Interfaith Dialogue – What Mary means to Christians and Muslims

The Interfaith Dialogue is an opportunity to gather with people from other faiths and learn from each other on a specific topic. Four speakers from Muslim and Christian traditions spoke about the recognition of Mary and what their holy books say about her.

The night began with a Welcome to Country, and interfaith prayer for peace and verses sung from Chapter Three of the Muslim Quran:

  1. God chose Adam, and Noah, and the family of Abraham, and the family of Imran, over all mankind.
  2. Offspring one of the other. God is Hearer and Knower.
  3. The wife of Imran said, “My Lord, I have vowed to You what is in my womb, dedicated, so accept from me; You are the Hearer and Knower.”
  4. And when she delivered her, she said, “My Lord, I have delivered a female,” and God was well aware of what she has delivered, “and the male is not like the female, and I have named her Mary, and have commended her and her descendants to Your protection, from Satan the outcast.”
  5. Her Lord accepted her with a gracious reception, and brought her a beautiful upbringing, and entrusted her to the care of Zechariah. Whenever Zechariah entered upon her in the sanctuary, he found her with provision. He said, “O Mary, where did you get this from?” She said, “It is from God; God provides to whom He wills without reckoning.”

Mary in Islamic tradition

Shaikh Mohammad Hamed from the Mayfield Mosque, began by saying: “To present Mary, we need more than one lifetime.”

In the Islamic tradition she is a perfect example of chastity, obedience, devotion and piety.

Chosen by Allah above all other women as the mother of the highly ranked prophet Jesus, she is the “Mt Everest” – model for all people to aspire to.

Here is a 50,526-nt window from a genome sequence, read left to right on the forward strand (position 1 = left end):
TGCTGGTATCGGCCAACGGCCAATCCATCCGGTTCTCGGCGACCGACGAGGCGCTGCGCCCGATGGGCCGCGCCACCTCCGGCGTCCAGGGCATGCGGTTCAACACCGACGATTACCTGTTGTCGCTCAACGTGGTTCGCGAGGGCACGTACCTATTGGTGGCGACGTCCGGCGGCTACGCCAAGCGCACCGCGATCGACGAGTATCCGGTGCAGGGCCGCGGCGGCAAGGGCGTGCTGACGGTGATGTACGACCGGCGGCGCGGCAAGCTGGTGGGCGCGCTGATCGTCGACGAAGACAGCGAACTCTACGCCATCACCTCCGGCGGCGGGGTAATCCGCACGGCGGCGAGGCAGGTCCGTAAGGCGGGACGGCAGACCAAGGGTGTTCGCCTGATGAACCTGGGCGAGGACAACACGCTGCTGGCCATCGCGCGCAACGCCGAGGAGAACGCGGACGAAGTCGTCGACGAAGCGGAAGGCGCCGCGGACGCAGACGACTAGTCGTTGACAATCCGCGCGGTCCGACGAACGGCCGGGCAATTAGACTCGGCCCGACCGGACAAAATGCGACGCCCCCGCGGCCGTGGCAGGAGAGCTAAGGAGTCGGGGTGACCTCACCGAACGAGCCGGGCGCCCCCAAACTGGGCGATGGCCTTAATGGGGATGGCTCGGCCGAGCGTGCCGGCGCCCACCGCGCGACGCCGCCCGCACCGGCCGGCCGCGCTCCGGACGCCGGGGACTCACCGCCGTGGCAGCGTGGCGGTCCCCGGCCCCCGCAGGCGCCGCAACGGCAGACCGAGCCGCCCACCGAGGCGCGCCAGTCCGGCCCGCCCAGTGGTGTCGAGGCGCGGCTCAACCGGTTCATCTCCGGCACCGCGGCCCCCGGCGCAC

Mary is the only woman mentioned by name in the Quran and the only female to have a chapter of the Quran named for her. She is one of few characters whose life is written about in detail.

Mary in Anglican tradition

Anglican Bishop Peter Stuart said: “My heart dropped a little when I heard that Mary would be the topic for this year’s Interfaith Dialogue.

“Mary is not significant for a lot of Anglicans. For some it is an important devotion but for others, it simply doesn’t feature.”

She was an ordinary woman, chosen by God, to be the bearer of the Saviour. She is first among the saints, honoured in liturgy, died and resurrected but, according to Anglican tradition, not assumed. From Mary, Anglicans are reminded that God chooses ordinary people to do extraordinary things.

A Muslim perspective of Mary

Farooq Rah is the first Muslim chaplain for the University of Newcastle. He read from  Chapter Three of the Quran about how Mary’s mother Hannah dedicated the child in her womb.

The patriarchal undertone here is that the baby would be a male. As women were not able to serve in the temple, this story challenged the patriarchy and gender roles of the day. Mary was set apart for Allah, even though she was a female, and commended to Allah’s protection.

In each Muslim mosque, there is a niche carved in the wall that marks a direction for prayer. Traditionally above that niche is written this verse of the Quran: “Whenever Zechariah entered upon her in the sanctuary, he found her with provision. He said, “O Mary, where did you get this from?” She said, “It is from God; God provides to whom He wills without reckoning.”

A Catholic take on Mary

Bishop Bill then spoke of the Catholic tradition of Mary, and what a number of Catholics in the Diocese of Maitland-Newcastle believe; that she is the mother of God, has a unique position in the plan of salvation, and is the model disciple of the Lord.

Mary is not just an instrument in the plan of salvation, but consented to be used by God, and is an example of how we can also say “yes” to God. She is the first of disciples and an example of faith, charity and chastity.

Mary is an intercessor who still prays for us. There are also Catholic declarations of dogma regarding Mary. That she was born without original sin (declared 1854), and assumed into heaven at the end of her life body and soul (declared 1950).

Each speaker reiterated how important these gatherings are, to learn from each other and recognise what unites us. Discussions and events like these are essential for deepening relationship with each other.

The Ecumenical and Interfaith Council will host the next Interfaith Forum – Our Faiths and God’s Messages, on Thursday 13 September at 6:00 PM at Islamic Centre of Newcastle, 3-5 Victoria St, Mayfield.

Words by Brooke Robinson, Catholic Diocese of Maitland-Newcastle.